Hypothyroidism And Pregnancy: Expert Decodes The Link
Untreated hypothyroidism can lead to obesity, joint discomfort, infertility, and heart disease in the future.
Hypothyroidism is commonly known as underactive thyroid
Hypothyroidism (underactive thyroid) is a disorder in which the thyroid gland produces insufficient amounts of particular hormones. There may be no visible symptoms for underactive thyroid disorder. Untreated, it can lead to obesity, joint discomfort, infertility, and heart disease in the future. Some women may develop hypothyroidism with pregnancy and some after delivery. The permitted level of thyroid hormone in pregnancy differs from that of a normal woman. A doctor can help you figure this out.
Symptoms of hypothyroidism
Hypothyroidism symptoms are mild and sometimes not easy to distinguish. Hypothyroidism during pregnancy may lead to pregnancy-like symptoms which make diagnosis tricky. Symptoms may include:
- Extreme fatigue
- Dry skin
- Hair loss
- Sleep disturbance
- Muscle cramps
The causes of the underactive thyroid gland
Hashimoto's disease is a common cause of hypothyroidism in pregnancy. It's an autoimmune condition. The immune system attacks the thyroid in Hashimoto's disease, causing inflammation and damage that reduces the thyroid's ability to produce thyroid hormones.
The relation between hypothyroidism and pregnancy
Infertility: Thyroid hormone deficiency can decrease fertility by interfering with the release of an egg from your ovary (ovulation). The underlying causes of hypothyroidism, such as certain autoimmune or pituitary illnesses, might make it difficult for you to conceive as well. If you have hypothyroidism and want to get pregnant, make sure your hypothyroidism is normal before you try. If necessary, get additional assistance from an infertility specialist.
Menstrual problems and obesity: Hypothyroidism can affect ovulation and thereby delay your menstrual cycle. Obesity can accompany hypothyroidism in some cases. If you have sudden weight gain with menstrual problems get a thyroid test done to rule out thyroid disorders.
Affects pregnancy: Untreated hypothyroidism during pregnancy can lead to preeclampsia (a dangerous rise in blood pressure in late pregnancy), anaemia, miscarriage, low birth weight, stillbirth, and congestive heart failure in severe cases.
Impair development of the baby: If you have hypothyroidism and got pregnant, tell your doctor and take adequate precautions for the healthy development of your baby. Thyroid hormones are necessary for your baby's brain and nervous system. Your baby relies on your supply of thyroid hormone, which comes through the placenta, throughout the first trimester of pregnancy. Your baby's thyroid begins to act on its own at 12 weeks, but it does not produce enough thyroid hormone until 18 to 20 weeks of pregnancy.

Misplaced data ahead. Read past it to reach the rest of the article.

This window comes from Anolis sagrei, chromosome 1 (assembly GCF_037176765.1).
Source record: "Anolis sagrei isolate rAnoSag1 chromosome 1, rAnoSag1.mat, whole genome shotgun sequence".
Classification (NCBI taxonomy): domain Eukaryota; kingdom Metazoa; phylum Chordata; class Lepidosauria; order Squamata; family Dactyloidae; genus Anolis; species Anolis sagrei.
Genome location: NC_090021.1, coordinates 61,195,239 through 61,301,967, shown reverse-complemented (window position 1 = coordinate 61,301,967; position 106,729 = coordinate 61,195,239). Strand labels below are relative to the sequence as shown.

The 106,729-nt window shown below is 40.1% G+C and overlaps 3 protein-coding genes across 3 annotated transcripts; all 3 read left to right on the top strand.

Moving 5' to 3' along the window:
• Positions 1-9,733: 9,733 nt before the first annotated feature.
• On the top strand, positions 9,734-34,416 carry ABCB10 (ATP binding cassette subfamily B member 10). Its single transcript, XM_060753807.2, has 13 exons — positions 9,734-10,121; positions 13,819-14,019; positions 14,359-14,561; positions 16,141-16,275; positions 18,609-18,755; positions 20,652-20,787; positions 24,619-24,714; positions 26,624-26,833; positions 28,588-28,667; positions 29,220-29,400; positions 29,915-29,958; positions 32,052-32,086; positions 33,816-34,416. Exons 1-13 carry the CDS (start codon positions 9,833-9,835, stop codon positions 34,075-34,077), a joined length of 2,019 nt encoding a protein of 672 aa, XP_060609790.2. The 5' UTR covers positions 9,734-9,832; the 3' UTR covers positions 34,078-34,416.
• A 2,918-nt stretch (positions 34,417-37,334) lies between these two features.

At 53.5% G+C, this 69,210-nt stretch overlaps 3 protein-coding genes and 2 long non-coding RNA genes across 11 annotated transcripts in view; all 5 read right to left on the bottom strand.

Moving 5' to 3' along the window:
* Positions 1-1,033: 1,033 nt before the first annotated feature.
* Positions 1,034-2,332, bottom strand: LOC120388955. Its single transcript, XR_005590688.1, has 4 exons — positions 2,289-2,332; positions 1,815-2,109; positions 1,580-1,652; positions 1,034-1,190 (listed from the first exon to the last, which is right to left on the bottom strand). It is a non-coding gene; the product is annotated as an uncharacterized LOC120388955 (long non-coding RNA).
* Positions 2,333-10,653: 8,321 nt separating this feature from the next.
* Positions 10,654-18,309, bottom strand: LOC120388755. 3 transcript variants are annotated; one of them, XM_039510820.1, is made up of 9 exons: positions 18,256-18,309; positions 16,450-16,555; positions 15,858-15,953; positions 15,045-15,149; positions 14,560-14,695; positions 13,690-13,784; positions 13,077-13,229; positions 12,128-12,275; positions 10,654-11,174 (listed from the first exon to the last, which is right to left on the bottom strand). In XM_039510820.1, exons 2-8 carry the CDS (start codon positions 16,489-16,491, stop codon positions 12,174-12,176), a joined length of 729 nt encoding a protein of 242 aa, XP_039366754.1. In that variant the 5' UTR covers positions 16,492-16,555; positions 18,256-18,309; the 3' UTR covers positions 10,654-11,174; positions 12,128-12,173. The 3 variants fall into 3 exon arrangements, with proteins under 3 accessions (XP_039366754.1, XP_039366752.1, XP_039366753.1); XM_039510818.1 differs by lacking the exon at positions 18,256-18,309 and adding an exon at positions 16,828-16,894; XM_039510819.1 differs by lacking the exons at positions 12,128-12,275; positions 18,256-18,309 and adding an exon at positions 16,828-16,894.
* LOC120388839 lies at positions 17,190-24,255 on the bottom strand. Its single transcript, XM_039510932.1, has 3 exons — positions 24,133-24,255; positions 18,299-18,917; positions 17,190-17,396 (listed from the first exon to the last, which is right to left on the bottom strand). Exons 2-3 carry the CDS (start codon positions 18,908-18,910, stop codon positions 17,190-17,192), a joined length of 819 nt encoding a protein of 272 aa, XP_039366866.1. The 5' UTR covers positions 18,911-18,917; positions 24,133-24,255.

The baby's thyroid begins to make thyroid hormone on its own around mid-pregnancy. The baby, on the other hand, remains reliant on the mother for proper iodine intake, which is required for the production of thyroid hormones. To ensure appropriate thyroid hormone production during pregnancy, the WHO advises a daily iodine consumption of 250 mg.
If congenital hypothyroidism (no thyroid function at birth) is not diagnosed and treated early, children might suffer serious cognitive, neurological, and developmental problems. These developmental problems can be substantially avoided with early treatment.
Method of diagnosis
Hypothyroidism is diagnosed with a blood test. The normal TSH range in women is 0.4-4.2 mu/l.
The recommended TSH range for pregnant women is less than 2.5mU/l in the first trimester and less than 3.0mU/l after. Your doctor will examine your symptoms and perform blood tests to determine the levels of thyroid hormone in your body. To see if Hashimoto's disease is causing your hypothyroidism, your doctor may look for specific antibodies in your blood.
Hypothyroidism is treated by supplementing the hormone that your thyroid no longer produces. Some women with a moderate type of the condition who don't have any obvious symptoms may not require therapy. Most thyroid specialists advocate starting with two extra thyroid prescription dosages per week right away. As soon as you realise you're pregnant, call your doctor.
(Dr. Geeta Aurangabadkar, Clinical Director, Proactive For Her)
(This is an informational piece only. All above suggestions can be taken into consideration ONLY in consultation with your doctor)
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